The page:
Each of the seven short plays written by Dan Dietz in Shrewd Productions' Trash Anthems unfolds like a gift being opened, full of surprising scenarios and sympathetic characters
Reviewed by Hannah Kenah, Fri., May 11, 2007
Hyde Park Theatre, through May 26
Running time: 1 hr, 40 min
Shrewd Productions' Trash Anthems, an evening of seven short plays by Dan Dietz, has perfect pitch from the opening moments in which a man slumps into his Las Vegas hotel room and pulls out a letter cartoonishly labeled "SUICIDE NOTE." As he reads the note aloud, we learn that he is the unluckiest man in the world. He can't take it anymore, and he is going to end it tonight. Unluckily, his plans are foiled by a mistaken triple-booking of the hotel room. Enter the luckiest woman in the world, followed by the most ordinary man in the world, both of whom are similarly bent on self-destruction. Hilarity ensues.
The plays continue to live in this rich vein. Humor in the darkness. Laughter through the tragedy. It takes a damn good writer to have an audience in stitches over a woman who has just murdered her husband or a man who is about to have his tooth ripped out by a pair of pliers. Each of the seven pieces unfolds like a gift being opened, full of surprising scenarios and sympathetic characters. Dietz answers questions that we wouldn't think to ask. What would you do if you suspected your father had supernatural powers? What conversation does one have with one's co-pilot just before dropping an atomic bomb? What does Donald Rumsfeld see when he looks in the mirror? What does a feminist-studies major fear?
Each play is directed by a different member of Shrewd Productions, but the work remains cohesive thanks to production directors Monika Bustamante and Andrea Skola (who also works as a Chronicle classified account executive). A multifaceted set provides well for the seven different worlds. It's a visual collage that comes into focus throughout the course of the evening. Different elements stand out as they are alternately called into play: a bathroom stall covered in graffiti, images of Frank Sinatra, teeth and bones, a poker table, a pile of dirt. The running order is intelligent, sculpting an overall tone like reading a book of poetry from start to finish and realizing there was purpose in the structure. Though the plays were written separately, they come together as if meant to be a whole. The performances are strong, notably Skola's turn as a scorned woman (her stage partner is a pair of boots) and Jude Hickey as a coked-up son who believes his father was Superman. Tom Coiner juggles the most roles, and his verve is a good match for Dietz's imagination. The longest and most somber piece is a monologue performed by Dan Dietz himself. It is called "A Bone Close to My Brain," and his character employs oversized paper and Pictionary-style drawings to explain his brother's madness. It has traces of the humor present in other pieces, but it is oh-my-God horrifying on a level the others are not. Dietz performs the piece with clarity and patience. You find yourself leaning into the gripping melancholy. The final play, "Kryptonite," sums up the strengths of the entire evening: the conviction of Dietz's language and the commitment of the performers. Two sons argue about their father's true nature while standing over his open grave. It is hilarious and touching. It is absurd and believable. And like any good theatre, and like all seven of these pieces of theatre, it is surprising.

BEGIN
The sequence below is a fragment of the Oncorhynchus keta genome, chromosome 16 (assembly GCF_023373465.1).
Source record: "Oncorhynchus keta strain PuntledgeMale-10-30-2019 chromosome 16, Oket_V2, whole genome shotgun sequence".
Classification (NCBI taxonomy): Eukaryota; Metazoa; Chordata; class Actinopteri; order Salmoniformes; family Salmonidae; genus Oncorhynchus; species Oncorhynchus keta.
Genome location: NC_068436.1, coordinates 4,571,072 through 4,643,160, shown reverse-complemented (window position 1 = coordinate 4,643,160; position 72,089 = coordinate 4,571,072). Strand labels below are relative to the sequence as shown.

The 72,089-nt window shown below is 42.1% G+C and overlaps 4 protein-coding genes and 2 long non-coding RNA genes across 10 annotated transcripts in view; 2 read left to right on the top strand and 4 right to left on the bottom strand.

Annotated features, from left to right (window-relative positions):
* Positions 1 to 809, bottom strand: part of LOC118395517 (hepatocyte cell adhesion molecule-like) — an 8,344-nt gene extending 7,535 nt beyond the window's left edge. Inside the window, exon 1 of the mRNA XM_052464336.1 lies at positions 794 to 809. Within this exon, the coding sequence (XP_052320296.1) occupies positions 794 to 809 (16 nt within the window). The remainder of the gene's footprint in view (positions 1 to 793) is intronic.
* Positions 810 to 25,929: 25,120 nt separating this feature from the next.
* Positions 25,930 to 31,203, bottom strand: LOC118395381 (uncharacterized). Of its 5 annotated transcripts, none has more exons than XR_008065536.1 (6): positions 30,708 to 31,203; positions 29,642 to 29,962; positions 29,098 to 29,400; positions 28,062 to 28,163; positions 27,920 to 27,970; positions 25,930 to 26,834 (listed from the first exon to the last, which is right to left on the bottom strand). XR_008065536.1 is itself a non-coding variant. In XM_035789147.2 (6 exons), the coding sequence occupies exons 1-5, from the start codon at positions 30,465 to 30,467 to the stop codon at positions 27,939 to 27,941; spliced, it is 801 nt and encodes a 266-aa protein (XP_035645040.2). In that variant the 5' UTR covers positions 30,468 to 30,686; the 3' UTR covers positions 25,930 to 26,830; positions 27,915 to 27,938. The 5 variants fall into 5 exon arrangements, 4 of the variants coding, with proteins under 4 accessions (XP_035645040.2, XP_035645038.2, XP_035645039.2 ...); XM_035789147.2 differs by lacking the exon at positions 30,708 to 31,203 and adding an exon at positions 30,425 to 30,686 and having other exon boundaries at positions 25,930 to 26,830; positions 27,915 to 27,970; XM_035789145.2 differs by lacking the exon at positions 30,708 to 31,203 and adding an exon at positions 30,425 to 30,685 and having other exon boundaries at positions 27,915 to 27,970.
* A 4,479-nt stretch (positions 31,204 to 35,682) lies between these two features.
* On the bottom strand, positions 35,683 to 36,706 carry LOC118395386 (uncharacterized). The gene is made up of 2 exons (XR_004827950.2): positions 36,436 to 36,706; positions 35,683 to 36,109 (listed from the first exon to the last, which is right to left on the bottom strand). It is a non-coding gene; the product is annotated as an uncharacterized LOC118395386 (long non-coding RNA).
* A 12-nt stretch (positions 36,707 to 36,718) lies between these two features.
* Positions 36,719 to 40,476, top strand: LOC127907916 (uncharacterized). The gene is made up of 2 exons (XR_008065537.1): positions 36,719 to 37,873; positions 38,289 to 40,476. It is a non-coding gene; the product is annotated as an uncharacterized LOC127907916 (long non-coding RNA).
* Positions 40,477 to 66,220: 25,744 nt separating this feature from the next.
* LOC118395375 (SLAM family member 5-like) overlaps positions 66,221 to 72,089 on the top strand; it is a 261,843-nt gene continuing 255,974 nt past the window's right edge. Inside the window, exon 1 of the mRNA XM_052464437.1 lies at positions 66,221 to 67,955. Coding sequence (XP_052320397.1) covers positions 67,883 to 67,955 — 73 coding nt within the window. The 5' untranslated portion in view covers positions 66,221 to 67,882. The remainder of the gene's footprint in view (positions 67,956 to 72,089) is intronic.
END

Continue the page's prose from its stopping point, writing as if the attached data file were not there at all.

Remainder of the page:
Dietz is an inventive writer whose work utilizes the physical and intellectual potential of the stage. He describes these plays as "songs to beloved losers from across time and social strata." What makes someone a loser? What casts them to the edges of society? Where are the edges of society? In the worlds born of Dietz's mind, these edges are everywhere. A trash anthem can be sung by a powerful government official, by a superhero, by a feminist-studies major, by a kind brother, by all of us. No one is safe. Even if you do drive a Jetta (see play, catch reference). Shrewd Productions' Trash Anthems is a farewell to Dan Dietz, who is leaving Austin to teach playwriting at Florida State. Though he may be leaving town, no doubt Dietz's songs will continue to be sung in Austin.